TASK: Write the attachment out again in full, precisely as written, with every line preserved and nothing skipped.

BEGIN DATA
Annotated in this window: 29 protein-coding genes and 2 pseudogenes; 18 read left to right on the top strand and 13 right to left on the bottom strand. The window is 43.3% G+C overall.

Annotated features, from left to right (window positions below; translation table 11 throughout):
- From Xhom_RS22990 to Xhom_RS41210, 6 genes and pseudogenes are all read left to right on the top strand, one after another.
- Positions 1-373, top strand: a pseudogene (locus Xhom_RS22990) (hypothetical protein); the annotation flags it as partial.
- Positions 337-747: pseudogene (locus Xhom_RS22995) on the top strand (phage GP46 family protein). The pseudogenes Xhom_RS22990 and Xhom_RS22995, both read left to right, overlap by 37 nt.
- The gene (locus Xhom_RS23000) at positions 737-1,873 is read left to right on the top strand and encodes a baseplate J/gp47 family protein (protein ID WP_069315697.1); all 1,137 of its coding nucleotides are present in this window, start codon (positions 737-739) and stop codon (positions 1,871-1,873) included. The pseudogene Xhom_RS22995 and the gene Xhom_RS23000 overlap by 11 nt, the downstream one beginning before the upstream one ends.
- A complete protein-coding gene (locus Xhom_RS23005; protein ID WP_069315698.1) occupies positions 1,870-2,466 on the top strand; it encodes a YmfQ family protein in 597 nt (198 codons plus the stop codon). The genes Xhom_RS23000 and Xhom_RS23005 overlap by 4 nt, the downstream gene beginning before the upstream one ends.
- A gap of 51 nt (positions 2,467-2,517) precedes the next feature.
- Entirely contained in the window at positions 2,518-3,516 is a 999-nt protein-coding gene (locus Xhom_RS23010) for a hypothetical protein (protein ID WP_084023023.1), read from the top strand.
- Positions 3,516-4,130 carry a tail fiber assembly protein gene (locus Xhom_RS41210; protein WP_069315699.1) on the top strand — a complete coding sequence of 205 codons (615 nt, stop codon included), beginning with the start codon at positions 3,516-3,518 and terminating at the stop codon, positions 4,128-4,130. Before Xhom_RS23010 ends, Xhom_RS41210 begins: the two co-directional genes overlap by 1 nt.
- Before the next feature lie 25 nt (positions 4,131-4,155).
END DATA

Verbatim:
Annotated in this window: 29 protein-coding genes and 2 pseudogenes; 18 read left to right on the top strand and 13 right to left on the bottom strand. The window is 43.3% G+C overall.

Annotated features, from left to right (window positions below; translation table 11 throughout):
- From Xhom_RS22990 to Xhom_RS41210, 6 genes and pseudogenes are all read left to right on the top strand, one after another.
- Positions 1-373, top strand: a pseudogene (locus Xhom_RS22990) (hypothetical protein); the annotation flags it as partial.
- Positions 337-747: pseudogene (locus Xhom_RS22995) on the top strand (phage GP46 family protein). The pseudogenes Xhom_RS22990 and Xhom_RS22995, both read left to right, overlap by 37 nt.
- The gene (locus Xhom_RS23000) at positions 737-1,873 is read left to right on the top strand and encodes a baseplate J/gp47 family protein (protein ID WP_069315697.1); all 1,137 of its coding nucleotides are present in this window, start codon (positions 737-739) and stop codon (positions 1,871-1,873) included. The pseudogene Xhom_RS22995 and the gene Xhom_RS23000 overlap by 11 nt, the downstream one beginning before the upstream one ends.
- A complete protein-coding gene (locus Xhom_RS23005; protein ID WP_069315698.1) occupies positions 1,870-2,466 on the top strand; it encodes a YmfQ family protein in 597 nt (198 codons plus the stop codon). The genes Xhom_RS23000 and Xhom_RS23005 overlap by 4 nt, the downstream gene beginning before the upstream one ends.
- A gap of 51 nt (positions 2,467-2,517) precedes the next feature.
- Entirely contained in the window at positions 2,518-3,516 is a 999-nt protein-coding gene (locus Xhom_RS23010) for a hypothetical protein (protein ID WP_084023023.1), read from the top strand.
- Positions 3,516-4,130 carry a tail fiber assembly protein gene (locus Xhom_RS41210; protein WP_069315699.1) on the top strand — a complete coding sequence of 205 codons (615 nt, stop codon included), beginning with the start codon at positions 3,516-3,518 and terminating at the stop codon, positions 4,128-4,130. Before Xhom_RS23010 ends, Xhom_RS41210 begins: the two co-directional genes overlap by 1 nt.
- Before the next feature lie 25 nt (positions 4,131-4,155).